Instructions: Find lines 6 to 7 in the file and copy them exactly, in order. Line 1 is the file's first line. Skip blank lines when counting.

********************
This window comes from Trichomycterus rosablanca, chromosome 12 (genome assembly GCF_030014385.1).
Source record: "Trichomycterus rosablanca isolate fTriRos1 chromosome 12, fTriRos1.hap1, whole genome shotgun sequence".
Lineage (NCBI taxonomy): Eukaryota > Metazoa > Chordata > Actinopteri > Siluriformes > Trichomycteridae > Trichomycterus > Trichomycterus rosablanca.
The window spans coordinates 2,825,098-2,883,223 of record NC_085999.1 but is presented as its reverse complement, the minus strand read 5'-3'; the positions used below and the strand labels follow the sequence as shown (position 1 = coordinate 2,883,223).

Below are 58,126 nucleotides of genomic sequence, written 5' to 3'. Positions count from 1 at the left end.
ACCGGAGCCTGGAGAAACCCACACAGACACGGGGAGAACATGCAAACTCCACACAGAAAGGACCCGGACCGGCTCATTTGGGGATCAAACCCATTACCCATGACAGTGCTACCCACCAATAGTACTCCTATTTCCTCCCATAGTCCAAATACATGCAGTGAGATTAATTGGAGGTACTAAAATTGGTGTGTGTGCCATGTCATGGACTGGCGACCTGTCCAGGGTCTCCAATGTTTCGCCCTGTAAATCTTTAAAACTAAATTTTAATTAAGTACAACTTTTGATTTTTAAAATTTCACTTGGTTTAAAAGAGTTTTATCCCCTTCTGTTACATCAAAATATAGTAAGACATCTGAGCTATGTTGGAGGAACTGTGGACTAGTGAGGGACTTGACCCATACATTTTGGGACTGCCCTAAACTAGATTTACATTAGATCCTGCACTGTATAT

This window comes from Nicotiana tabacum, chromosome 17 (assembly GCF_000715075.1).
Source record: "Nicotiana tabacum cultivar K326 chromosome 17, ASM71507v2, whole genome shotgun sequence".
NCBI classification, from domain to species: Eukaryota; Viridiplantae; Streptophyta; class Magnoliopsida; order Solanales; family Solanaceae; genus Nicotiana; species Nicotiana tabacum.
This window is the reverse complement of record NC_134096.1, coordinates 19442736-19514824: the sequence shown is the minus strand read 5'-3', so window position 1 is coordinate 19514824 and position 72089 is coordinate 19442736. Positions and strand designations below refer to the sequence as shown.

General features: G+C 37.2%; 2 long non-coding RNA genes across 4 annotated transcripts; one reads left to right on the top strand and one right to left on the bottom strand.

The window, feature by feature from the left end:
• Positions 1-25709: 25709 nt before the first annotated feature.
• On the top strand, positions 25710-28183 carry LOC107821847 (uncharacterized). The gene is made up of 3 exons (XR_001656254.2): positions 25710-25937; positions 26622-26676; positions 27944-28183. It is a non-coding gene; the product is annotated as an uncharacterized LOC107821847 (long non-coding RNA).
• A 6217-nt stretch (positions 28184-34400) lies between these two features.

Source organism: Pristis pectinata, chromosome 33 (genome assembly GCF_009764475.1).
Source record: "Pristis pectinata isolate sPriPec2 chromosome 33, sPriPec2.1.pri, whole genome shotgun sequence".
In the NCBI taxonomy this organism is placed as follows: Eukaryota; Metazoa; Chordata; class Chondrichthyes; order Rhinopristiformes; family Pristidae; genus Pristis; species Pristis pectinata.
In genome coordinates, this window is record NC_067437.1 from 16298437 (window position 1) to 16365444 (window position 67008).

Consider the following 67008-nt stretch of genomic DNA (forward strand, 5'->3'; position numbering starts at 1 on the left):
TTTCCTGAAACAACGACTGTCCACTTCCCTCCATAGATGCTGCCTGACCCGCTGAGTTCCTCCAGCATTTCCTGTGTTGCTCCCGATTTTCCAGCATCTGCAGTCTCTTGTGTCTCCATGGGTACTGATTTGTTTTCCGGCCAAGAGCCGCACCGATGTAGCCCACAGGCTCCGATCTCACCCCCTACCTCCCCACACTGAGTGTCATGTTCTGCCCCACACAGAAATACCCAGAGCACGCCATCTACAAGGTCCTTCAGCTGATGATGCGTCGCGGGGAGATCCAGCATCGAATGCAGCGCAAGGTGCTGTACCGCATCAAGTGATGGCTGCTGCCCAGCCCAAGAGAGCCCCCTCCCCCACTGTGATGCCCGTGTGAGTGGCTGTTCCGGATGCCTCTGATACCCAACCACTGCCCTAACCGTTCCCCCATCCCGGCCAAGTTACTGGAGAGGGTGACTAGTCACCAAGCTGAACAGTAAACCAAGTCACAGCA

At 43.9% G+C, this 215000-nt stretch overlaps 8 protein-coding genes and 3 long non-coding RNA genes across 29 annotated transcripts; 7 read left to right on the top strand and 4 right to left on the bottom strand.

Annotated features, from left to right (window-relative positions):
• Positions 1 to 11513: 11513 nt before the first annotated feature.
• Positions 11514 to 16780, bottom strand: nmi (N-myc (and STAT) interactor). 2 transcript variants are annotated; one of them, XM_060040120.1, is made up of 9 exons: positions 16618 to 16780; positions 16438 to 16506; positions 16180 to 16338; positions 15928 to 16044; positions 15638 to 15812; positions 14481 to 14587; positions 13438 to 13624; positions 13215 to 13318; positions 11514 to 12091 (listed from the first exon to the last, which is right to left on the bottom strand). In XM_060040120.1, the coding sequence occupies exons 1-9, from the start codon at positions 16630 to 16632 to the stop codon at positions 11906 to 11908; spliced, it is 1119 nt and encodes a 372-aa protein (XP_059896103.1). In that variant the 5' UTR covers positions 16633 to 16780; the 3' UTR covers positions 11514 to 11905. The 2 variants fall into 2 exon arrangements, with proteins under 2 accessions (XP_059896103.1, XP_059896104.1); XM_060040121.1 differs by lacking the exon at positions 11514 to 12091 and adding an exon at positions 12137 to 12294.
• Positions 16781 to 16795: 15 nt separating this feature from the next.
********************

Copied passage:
ACCGGAGCCTGGAGAAACCCACACAGACACGGGGAGAACATGCAAACTCCACACAGAAAGGACCCGGACCGGCTCATTTGGGGATCAAACCCATTACCCATGACAGTGCTACCCACCAATAGTACTCCTATTTCCTCCCATAGTCCAAATACATGCAGTGAGATTAATTGGAGGTACTAAAATTGGTGTGTGTGCCATGTCATGGACTGGCGACCTGTCCAGGGTCTCCAATGTTTCGCCCTGTAAATCTTTAAAACTAAATTTTAATTAAGTACAACTTTTGATTTTTAAAATTTCACTTGGTTTAAAAGAGTTTTATCCCCTTCTGTTACATCAAAATATAGTAAGACATCTGAGCTATGTTGGAGGAACTGTGGACTAGTGAGGGACTTGACCCATACATTTTGGGACTGCCCTAAACTAGATTTACATTAGATCCTGCACTGTATAT

This window comes from Nicotiana tabacum, chromosome 17 (assembly GCF_000715075.1).